Composites vs. Other Building Materials

In the last few decades, composite use in the building industry has grown rapidly, becoming the material of choice for specific applications. Traditional benefits offered by composites are overcoming design limitations, extending lifespans, and reducing environmental and cost impacts.

The molding freedom of composites has also contributed to their popularity in decorative architectural applications, including cornices, columns, domes, cupolas and balustrades. But today, composites in architecture extend far beyond décor into structural applications. Innovative companies are using custom-fabricated composites for cladding panels and building facades in commercial and residential buildings.

  • Composites are lighter and can be designed to be far stronger than steel. While steel is equally strong in all directions, composites can be engineered and designed to be strong in a specific direction.
  • Strength-to-weight ratio is a material’s strength in relation to how much it weighs. Some materials are very strong and heavy, such as steel. Other materials can be strong and light, such as bamboo poles. Composite materials can be designed to be both strong and light; they have the highest strength-to-weight ratios in structures today.
  • Additionally, a single composite piece can replace an entire assembly of steel parts. Reducing the number of parts in a machine or a structure saves time and cost, while reducing maintenance over the life of the item.

  • Unlike aluminum, composites have low thermal conductivity. Composites are good insulators—they do not easily conduct heat or cold. They are used in buildings for doors, panels, and windows where extra protection is needed from severe weather. While aluminum is subject to oxidation, composites are naturally corrosion resistant.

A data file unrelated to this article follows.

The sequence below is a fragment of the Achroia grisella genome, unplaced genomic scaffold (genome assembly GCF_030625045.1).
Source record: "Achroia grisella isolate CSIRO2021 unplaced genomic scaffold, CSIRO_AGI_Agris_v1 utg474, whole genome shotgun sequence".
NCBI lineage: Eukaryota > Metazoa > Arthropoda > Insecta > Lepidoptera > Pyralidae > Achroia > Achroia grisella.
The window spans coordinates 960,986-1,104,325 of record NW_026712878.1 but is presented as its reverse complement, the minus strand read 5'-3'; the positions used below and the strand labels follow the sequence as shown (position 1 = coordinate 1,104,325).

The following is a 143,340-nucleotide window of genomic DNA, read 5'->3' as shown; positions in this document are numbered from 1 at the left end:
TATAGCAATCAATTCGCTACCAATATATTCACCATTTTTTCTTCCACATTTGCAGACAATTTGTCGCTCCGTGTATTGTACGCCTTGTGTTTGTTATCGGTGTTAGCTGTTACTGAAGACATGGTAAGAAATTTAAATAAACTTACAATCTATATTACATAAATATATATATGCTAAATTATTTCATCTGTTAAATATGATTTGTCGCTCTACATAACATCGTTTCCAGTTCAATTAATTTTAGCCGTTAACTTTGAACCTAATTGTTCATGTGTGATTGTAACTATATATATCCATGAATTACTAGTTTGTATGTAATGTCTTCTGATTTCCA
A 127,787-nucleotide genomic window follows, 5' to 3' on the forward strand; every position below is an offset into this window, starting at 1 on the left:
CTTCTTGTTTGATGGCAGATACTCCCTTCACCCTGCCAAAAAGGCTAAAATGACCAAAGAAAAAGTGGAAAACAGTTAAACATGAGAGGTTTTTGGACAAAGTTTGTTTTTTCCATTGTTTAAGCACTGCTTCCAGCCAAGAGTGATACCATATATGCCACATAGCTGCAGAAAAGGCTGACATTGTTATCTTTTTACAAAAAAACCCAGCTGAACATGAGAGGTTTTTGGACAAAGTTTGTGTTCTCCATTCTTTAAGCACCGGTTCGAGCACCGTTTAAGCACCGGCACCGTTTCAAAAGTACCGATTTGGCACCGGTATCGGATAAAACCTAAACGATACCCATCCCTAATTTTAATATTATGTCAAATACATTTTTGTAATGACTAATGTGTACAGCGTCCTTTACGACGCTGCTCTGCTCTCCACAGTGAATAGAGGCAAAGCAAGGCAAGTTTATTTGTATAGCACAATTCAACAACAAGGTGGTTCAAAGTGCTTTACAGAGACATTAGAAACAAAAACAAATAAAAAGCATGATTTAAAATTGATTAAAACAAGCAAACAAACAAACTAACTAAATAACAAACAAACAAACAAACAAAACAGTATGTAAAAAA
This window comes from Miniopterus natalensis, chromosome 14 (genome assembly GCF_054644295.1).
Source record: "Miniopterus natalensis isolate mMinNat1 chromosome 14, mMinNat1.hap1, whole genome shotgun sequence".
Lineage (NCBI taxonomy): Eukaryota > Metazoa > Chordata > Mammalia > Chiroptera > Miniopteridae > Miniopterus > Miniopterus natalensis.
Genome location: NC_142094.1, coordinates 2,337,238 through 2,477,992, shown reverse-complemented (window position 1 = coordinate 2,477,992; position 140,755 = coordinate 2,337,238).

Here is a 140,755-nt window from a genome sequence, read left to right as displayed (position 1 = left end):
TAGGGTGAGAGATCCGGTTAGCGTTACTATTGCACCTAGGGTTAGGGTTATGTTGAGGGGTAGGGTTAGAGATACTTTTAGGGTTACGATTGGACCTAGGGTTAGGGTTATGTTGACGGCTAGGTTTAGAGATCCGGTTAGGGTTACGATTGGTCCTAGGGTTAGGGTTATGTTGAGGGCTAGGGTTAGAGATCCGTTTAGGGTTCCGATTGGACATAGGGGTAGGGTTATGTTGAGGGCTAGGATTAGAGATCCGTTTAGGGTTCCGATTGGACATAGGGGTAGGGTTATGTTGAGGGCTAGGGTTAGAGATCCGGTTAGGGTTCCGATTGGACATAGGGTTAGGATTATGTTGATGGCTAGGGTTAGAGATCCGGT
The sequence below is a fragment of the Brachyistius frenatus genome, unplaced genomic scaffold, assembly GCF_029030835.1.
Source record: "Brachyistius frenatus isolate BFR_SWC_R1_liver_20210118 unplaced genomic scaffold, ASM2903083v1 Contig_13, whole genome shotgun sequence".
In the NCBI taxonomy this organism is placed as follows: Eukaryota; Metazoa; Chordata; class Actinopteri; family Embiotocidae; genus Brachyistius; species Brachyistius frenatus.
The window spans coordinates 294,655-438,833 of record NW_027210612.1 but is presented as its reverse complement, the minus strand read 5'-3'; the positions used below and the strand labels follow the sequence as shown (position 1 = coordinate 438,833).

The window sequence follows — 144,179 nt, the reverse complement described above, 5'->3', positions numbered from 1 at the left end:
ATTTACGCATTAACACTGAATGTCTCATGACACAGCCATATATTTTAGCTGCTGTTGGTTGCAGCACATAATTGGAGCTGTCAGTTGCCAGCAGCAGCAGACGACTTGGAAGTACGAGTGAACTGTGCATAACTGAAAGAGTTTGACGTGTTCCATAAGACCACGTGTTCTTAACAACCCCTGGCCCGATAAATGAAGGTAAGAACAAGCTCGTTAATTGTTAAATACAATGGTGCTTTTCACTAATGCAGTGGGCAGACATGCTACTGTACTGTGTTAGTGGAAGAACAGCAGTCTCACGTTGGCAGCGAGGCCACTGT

• Composites can be molded into complicated shapes more easily than aluminum, which often requires additional, costly labor and must include fasteners or joints. Composites give designers the freedom to create almost any shape or form. The surface of composites can also be molded to mimic any surface finish or texture, from smooth to pebbly.
  • Composites resist damage from the weather and from chemicals that can quickly degrade other materials like wood. Composites are a solid choice for any harsh or exposed environment. Outdoors, they stand up to severe weather and wide changes in temperature that could damage wood more easily.
  • Structures made of composites have a long life and require little maintenance. We do not know how long composites last, because we have not come to the end of the life of many original composites. Many composites have been in service for half a century.
  • Composites also have very low thermal conductivity compared to wood and other materials. They are used in buildings for doors, panels, and windows where extra insulation is needed from severe weather.